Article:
Post-traumatic inflammation response has been implicated in secondary injury mechanisms after spinal cord injury (SCI). Interleukin-1 (IL-1) is a key inflammatory mediator that is increasingly expressed after SCI. The action of IL-1 is mediated through its functional receptor, type I interleukin-1 receptor (IL-1RI). However, whether this receptor is expressed after SCI remains to be elucidated. In the present study, the temporospatial expression of IL-1RI was detected in rats that received a moderate contusive SCI (a 10 g rod dropped at a height of 12.5 mm) at the ninth to tenth thoracic vertebral level using a widely used New York University impact device. Our study demonstrated that IL-1RI was slightly increased at 4 h post-injury compared to the normal or sham-operated controls, reached the peak at 8 h at mRNA level (4.44-fold, P <0.01) and 1 d at protein level (2.62-fold, P <0.01). IL-1RI remained at its elevated levels for a relatively long duration (4 h-7 days). Spatially, IL-1RI was observed throughout the entire length of a 10 mm-long cord segment containing the injury epicenter. Colocalization of IL-1RI was found in neurons, oligodendrocytes, astrocytes, and activated microglia. Our results suggest that the elevated expression of IL-1RI after SCI may contribute to posttraumatic inflammation responses of IL-1.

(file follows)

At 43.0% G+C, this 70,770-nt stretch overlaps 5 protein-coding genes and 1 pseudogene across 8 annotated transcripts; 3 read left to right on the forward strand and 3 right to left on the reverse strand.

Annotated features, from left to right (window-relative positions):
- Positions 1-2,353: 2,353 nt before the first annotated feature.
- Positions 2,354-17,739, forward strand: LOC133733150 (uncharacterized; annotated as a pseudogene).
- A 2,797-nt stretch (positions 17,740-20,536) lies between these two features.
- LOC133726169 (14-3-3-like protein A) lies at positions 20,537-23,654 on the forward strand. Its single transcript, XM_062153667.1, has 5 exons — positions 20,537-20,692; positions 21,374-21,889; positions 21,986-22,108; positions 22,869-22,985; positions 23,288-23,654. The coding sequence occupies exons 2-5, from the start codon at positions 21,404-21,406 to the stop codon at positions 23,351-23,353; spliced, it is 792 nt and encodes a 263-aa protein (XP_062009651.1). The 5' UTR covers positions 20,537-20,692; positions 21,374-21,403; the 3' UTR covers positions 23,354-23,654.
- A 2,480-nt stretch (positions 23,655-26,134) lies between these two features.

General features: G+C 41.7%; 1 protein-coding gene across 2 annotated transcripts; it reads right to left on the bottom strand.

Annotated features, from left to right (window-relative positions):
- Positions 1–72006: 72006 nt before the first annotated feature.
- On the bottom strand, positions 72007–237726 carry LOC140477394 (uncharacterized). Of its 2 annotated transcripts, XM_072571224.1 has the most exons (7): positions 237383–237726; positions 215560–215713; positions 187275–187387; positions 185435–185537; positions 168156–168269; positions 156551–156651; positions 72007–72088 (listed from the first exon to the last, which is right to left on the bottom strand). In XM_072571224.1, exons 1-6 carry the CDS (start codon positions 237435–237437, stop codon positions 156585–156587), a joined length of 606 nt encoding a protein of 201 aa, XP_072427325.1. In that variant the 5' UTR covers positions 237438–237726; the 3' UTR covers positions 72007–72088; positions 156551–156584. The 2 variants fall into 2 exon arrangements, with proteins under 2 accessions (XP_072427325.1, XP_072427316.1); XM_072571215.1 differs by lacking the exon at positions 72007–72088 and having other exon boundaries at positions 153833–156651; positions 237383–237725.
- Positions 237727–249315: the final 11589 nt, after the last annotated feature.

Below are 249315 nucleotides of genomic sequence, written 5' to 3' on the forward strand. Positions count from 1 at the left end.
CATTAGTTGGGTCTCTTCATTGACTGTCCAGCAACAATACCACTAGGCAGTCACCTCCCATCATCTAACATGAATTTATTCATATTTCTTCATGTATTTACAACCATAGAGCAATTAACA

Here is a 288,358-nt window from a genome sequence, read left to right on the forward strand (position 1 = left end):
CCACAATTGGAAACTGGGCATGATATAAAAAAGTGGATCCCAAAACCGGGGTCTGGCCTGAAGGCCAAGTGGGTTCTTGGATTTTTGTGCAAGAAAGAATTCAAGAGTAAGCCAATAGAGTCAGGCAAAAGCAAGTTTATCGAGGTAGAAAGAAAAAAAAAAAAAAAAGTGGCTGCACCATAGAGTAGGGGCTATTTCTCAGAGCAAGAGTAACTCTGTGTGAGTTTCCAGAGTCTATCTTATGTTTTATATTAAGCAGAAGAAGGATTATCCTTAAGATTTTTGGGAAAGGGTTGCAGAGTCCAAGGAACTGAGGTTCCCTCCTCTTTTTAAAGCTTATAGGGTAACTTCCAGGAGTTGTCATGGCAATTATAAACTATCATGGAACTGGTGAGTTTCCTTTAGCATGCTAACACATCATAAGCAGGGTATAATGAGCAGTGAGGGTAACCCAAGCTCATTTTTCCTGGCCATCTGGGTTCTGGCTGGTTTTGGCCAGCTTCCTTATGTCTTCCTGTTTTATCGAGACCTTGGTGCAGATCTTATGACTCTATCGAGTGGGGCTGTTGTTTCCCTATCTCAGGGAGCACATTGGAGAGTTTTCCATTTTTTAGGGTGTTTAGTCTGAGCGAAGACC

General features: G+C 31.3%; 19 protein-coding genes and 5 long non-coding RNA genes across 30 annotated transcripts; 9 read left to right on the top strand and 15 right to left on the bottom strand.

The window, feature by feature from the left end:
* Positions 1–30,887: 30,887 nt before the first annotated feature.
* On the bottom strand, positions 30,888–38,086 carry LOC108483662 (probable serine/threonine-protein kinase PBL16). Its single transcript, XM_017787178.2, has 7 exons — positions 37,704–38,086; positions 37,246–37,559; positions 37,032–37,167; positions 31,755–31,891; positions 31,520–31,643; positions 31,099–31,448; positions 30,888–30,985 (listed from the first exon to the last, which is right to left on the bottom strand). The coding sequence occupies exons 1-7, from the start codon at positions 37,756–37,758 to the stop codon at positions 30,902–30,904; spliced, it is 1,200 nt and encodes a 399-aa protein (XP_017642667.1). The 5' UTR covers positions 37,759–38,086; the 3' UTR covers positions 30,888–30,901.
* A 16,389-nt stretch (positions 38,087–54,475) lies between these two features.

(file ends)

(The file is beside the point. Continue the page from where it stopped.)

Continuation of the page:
- IL-1 receptor
- Spinalcord injury rat
ASJC Scopus subject areas
- Pathology and Forensic Medicine
- Clinical Neurology
- Cellular and Molecular Neuroscience